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Sunday, 20 September 2015

Venomous Thoughts: Music From The Outer Reaches

Venomous Thoughts

God Is An Astronaut: Helios/Erebus (Revive)

Comparisons to other bands will never be my strong suit as I will probably get targeted by my peers in the same way that William Tell allegedly shoots apples off heads. With that in mind, I now turn to visit the eighth release from this quartet from Glen of Downs in Ireland (at the time of writing I am now making my way through the rest of their back catalogue). Like all instrumental music, especially if it’s the likes of ambient rock it will always have elements of progression there to keep up the listening experience, at times you get so encapsulated you forget which track you’re on until you actually hear the mood of the track change. It’s psychedelic and ambivalent, meets prog and hard rock. I have to be honest it has been so difficult to describe these pieces of music and can only imagine that it could have a psychedelic light show if played in its entirety live.

Second track Pig Powder kicks off as a slow rock track led by Torsten’s guitar playing. Third track Vetus Memoria is a piano led track often switching between piano and synth with some superb jazz influenced style drumming supported by some great guitar riffs and solo’s in-between before closing with a hard rocky finish and ambivalent sound to end, should definitely be a live staple to please newcomers and long term fans of the band alike. A very hard and rocky track with ambience at the very end to settle the brief head nodding. Finem Solis continues the slow and soft keyboard theme with a little bit of static to give a white noise effect halfway through the song before ending the closing minutes with a slow classical arrangement coming from said piano, personally I feel this to be the weakest track on the album.

Title track Helios/Erebus (also the longest track at 8 and a half minutes) gives a slight acoustic feel to the album as if the guitar is speaking to you, however this doesn't last long as the power chords kick in along with the rest of the band, the keyboard blares to life and you feel an awe of electricity around you and can probably picture what I can only imagine would be a volcano tripping out at a light show, definitely should be another live staple. Obscura Somina, is a very similar track to aforementioned Finem Solis, however what makes it stand out to said track is a slow acoustic part accompanying the keyboard before fading out to let keyboard and classical once again take over to finish off before (and I won’t pardon the pun) fade into obscurity.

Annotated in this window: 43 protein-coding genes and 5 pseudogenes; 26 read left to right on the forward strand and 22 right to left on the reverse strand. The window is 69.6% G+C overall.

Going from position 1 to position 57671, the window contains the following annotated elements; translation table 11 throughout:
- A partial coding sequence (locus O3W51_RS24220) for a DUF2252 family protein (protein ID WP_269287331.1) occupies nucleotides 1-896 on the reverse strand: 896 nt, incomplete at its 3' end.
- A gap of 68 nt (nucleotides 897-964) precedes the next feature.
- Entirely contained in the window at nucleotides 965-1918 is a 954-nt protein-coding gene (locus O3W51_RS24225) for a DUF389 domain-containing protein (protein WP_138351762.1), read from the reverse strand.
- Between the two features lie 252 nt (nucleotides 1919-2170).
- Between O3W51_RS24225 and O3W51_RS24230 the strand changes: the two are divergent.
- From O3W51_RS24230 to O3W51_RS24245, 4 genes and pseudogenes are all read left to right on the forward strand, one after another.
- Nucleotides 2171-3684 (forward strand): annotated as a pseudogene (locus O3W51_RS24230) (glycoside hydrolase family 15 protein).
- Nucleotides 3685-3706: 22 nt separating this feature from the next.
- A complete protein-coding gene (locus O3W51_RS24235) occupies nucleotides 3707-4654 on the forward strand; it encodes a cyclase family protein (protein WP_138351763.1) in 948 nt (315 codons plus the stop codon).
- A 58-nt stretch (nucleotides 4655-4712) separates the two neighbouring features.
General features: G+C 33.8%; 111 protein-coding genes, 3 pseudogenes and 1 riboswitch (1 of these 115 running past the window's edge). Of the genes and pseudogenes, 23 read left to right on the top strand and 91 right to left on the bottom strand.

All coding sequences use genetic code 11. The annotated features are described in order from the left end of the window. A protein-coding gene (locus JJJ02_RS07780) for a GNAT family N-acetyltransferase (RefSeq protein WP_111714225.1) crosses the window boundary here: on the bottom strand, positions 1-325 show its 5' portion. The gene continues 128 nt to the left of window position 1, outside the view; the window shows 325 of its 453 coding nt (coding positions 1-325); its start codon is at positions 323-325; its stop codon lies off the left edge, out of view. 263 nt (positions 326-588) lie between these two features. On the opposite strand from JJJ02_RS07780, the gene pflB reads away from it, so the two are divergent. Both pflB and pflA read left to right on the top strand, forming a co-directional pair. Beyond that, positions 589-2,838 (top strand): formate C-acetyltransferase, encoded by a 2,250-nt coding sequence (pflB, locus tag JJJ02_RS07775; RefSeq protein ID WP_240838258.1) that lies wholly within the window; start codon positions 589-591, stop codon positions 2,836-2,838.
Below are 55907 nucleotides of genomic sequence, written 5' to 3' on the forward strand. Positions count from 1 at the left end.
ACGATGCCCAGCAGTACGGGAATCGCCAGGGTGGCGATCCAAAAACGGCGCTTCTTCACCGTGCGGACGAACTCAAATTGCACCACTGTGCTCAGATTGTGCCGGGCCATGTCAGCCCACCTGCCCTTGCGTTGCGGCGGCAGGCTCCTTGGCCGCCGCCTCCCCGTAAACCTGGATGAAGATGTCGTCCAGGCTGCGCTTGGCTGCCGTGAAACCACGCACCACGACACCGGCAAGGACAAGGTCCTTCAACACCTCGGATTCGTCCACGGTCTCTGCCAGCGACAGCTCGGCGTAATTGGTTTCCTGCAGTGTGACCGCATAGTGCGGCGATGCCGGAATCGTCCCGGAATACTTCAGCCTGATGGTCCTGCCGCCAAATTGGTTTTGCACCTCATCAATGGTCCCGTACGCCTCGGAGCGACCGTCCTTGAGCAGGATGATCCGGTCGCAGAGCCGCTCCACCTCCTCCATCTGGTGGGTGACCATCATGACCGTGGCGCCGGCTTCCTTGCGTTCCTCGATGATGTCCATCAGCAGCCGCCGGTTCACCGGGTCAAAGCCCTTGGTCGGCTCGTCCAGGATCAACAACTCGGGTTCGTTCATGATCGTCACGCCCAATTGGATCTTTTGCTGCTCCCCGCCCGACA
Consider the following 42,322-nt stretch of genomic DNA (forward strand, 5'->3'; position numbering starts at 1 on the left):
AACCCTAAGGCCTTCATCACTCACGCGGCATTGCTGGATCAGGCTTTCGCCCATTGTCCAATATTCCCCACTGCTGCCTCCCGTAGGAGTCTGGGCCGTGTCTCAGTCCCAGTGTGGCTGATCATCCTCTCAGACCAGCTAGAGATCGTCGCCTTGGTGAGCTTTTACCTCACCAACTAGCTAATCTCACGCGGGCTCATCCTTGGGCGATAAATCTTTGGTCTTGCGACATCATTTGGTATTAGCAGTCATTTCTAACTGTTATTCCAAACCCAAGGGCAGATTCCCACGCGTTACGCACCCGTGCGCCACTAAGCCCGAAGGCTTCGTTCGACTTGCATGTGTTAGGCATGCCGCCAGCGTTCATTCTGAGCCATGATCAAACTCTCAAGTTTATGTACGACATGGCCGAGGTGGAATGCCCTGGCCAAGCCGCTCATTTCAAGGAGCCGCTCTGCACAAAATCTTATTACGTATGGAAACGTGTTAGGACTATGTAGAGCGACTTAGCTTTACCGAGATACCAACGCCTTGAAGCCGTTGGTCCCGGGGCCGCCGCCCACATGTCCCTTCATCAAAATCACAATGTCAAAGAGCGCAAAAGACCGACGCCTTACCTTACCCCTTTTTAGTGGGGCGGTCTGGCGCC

The track Centralia seems to have inherited a more swaying sound that sums up the majority of this track, after another slow piano arrangement and steady drum intro, the track then starts it starts to edge towards the closing two minutes when they take on a rock but jazzy drum take that has so infamously been adopted from other groups before. A strangely relaxing but funky bass track that your average d-jent band would be proud of, these closing moments shouldn't be mixed together...... yet somehow it does actually work on this album. Final track Sea Of Trees starts with a harrowingly haunting piano solo, before another acoustic solo then accompanies it, and then a beautiful medley follows from the entire group begins just before the 2 minute mark and it follows on suit from there. Torsten Kisella plays a brief but electric solo before letting Jamie Dean give another take over on the keys again with the effects of a haunting choir in the background as well before bringing the album to an abrupt finish.

The only small niggle I have with the album is that each track does literally start each album and can almost tempt you to fall asleep before the rest of the band kick in but credit where it is due it does set the tone of the album almost flawlessly. Ambience seems to be my favourite word for this particular debut review, but however since I don’t have my pet Thesaurus with me at this very moment I seriously cannot describe the audio experience I get from this album. Each track seem to tell a separate story in their own right having an ambient setting created by Jamie Dean (their most recent addition to the group) on keyboard and piano and has a clear classical influence, and then there are the hard rock and prog moments that is all set up by brothers Torsten on guitar, and Niels Kisella on the bass with a great performance by Lloyd Hanney on the sticks and skins. Clocking in at 45 minutes, this is going to be a very strong contender on my list of albums of the year, and a band I would very much like to see on the UK live circuit.

9/10

Authors Note: Perhaps using an instrumental album wasn’t the best example to start with, but having given this album so many listens in the last few days I couldn’t help but feel inspired to write about it despite my lack of extended vocabulary and thesaurus by side, however I do hope these words will give me a better critique of albums good and bad in the near future....... Here endeth the Venomous Rant.

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